Impacts of sedimentation on the structure and functioning of agricultural stream communities
Degree GrantorUniversity of Canterbury
Degree NameDoctor of Philosophy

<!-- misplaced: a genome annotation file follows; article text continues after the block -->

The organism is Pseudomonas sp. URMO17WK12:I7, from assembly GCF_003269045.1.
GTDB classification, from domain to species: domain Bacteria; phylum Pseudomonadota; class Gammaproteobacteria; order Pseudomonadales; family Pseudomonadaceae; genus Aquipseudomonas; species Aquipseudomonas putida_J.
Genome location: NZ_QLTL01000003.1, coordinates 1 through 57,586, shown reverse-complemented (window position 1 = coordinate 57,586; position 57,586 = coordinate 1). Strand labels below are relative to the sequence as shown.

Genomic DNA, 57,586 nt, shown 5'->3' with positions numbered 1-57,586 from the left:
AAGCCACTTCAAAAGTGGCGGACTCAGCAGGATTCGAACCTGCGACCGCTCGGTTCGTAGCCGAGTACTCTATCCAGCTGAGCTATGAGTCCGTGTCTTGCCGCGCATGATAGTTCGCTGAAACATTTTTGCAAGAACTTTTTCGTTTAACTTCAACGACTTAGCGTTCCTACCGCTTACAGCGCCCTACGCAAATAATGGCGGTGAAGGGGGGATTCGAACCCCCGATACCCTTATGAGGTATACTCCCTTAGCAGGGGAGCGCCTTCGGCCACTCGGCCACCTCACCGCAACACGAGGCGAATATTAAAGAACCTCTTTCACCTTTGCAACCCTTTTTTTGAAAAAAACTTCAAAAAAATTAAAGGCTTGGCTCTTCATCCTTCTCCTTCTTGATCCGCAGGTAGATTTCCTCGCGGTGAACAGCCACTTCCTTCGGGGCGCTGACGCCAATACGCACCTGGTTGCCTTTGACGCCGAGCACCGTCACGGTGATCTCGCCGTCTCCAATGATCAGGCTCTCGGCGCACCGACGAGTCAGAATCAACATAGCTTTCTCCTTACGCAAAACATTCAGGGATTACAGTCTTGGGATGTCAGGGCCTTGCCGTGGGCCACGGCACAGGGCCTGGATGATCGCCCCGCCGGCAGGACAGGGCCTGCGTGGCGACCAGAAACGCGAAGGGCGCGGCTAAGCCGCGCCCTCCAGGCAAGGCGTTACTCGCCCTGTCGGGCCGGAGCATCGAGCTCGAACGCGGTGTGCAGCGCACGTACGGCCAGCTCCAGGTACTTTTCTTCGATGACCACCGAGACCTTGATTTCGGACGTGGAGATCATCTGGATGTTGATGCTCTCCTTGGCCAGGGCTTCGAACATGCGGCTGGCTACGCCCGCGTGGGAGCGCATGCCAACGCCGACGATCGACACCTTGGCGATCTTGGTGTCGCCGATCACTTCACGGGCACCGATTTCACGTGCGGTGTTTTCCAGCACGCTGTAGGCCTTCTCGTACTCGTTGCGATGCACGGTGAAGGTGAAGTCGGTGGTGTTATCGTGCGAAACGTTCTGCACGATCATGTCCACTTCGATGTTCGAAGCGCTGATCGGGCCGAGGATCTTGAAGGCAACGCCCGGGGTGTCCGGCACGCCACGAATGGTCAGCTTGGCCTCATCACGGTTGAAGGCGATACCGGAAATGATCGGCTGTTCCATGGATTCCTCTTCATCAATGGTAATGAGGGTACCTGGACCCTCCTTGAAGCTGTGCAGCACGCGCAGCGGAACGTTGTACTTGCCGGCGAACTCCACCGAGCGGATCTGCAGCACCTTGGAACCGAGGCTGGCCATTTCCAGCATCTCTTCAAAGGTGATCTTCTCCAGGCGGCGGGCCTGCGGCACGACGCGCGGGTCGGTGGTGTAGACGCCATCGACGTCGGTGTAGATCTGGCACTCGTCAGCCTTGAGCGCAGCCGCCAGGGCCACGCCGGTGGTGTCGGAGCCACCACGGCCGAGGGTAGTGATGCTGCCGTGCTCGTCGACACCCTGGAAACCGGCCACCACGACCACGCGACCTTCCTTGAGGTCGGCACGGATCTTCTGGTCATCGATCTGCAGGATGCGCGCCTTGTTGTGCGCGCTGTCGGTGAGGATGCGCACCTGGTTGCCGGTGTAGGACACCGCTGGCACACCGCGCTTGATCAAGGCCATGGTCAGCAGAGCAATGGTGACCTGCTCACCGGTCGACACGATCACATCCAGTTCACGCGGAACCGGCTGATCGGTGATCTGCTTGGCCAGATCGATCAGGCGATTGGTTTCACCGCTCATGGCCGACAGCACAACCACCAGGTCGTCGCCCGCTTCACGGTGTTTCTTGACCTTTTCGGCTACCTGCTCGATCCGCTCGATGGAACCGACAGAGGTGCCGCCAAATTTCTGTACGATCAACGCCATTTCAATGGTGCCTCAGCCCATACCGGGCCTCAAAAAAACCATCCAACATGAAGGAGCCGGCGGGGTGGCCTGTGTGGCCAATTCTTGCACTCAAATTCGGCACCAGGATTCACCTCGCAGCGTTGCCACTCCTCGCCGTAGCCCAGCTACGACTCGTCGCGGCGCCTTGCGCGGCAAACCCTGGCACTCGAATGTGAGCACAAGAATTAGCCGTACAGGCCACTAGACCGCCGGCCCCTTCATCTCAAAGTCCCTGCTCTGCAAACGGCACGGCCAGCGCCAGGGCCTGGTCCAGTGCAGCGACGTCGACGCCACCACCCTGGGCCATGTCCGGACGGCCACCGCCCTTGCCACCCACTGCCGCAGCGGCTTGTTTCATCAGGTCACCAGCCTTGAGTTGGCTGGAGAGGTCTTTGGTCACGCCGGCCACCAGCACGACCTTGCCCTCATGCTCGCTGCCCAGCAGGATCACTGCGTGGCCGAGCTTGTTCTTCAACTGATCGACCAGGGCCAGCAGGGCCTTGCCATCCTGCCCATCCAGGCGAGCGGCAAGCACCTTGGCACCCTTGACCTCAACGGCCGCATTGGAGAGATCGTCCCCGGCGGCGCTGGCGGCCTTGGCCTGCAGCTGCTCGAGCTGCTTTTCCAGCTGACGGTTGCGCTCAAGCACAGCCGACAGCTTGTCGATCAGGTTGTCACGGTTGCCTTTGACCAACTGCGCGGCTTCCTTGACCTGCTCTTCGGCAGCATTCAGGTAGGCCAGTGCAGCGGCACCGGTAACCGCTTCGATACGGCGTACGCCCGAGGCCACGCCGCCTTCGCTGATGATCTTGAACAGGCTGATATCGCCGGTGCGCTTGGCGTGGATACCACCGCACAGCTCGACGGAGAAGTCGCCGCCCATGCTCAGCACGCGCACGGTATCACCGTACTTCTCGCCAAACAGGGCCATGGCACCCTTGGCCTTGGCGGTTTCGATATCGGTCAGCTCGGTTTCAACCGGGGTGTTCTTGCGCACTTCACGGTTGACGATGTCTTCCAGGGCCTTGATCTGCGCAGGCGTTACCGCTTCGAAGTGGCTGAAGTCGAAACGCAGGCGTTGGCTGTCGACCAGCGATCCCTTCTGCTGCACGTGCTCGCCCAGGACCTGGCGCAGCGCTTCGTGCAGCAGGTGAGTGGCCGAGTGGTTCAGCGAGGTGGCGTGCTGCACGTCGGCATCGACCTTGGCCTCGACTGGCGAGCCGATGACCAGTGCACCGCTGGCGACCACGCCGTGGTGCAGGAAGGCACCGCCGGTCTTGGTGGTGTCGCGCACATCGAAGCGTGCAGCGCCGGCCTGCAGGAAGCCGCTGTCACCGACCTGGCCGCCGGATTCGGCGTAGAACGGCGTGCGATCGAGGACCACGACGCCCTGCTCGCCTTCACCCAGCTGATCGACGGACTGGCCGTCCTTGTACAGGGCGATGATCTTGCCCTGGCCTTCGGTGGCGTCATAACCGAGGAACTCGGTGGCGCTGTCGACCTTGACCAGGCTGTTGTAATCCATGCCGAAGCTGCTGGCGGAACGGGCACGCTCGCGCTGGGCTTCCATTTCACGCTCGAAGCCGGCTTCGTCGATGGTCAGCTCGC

The excessive deposition of fine inorganic sediment (<2 mm) is a major pathway by which agricultural land uses exert pressure on stream ecosystems. However, less well understood are the underlying mechanisms driving threshold biotic responses and the ecological consequences of community changes to sedimentation. Reviewing the literature, I found that sedimentation can affect algal and detrital pathways, and invertebrate community composition may show abrupt shifts with increased sediment. Moreover, functional changes to communities potentially leads to simpler food webs, with altered interactions and decreased ecosystem function. After identifying these knowledge gaps, I conducted survey and experimental research using agricultural streams on the Canterbury Plains of New Zealand’s South Island. Results from my survey of 30 streams along a sedimentation gradient showed that pollution-sensitive invertebrates (% EPT; Ephemeroptera, Plecoptera, Trichoptera) demonstrated threshold responses to sediment that varied with spatial scale, and change-point analysis indicated marked declines beyond 20% fine sediment covering streambed reaches. Structural equation modeling indicated that decreased habitat availability was a key mechanism contributing to these changes. To better understand the functional consequences of altered community structure, I investigated food webs in 12 streams along the gradient. The results showed a compression of community trophic niche space, suggesting that in particular, primary consumers became trophically more equivalent. The simplification of stream food webs with increasing sediment appeared to be the result of functional changes to invertebrate communities, with fewer specialised consumers, and shifts in the availability of basal resources. Using field and laboratory experiments investigating litter breakdown and invertebrate feeding, I found that the net consequence of functionally less diverse stream communities with increased sediment was impaired ecosystem function, demonstrated by a reduction in litter breakdown rates. The reduction of detrital resource availability through burial by sediment in laboratory mesocosm experiments strongly influenced detrital consumption rates, thus leading to reduced growth and survival of detritivorous caddisflies. The survey and experimental results support my postulate that sediment deposition causes environmental stress by degrading benthic habitat and making associated food resources (e.g., periphyton and leaves) less available. Overall, my results have provided new insights into sediment impacts on stream communities and have furthered our understanding of how these changes affect the structure and functioning of stream ecosystems.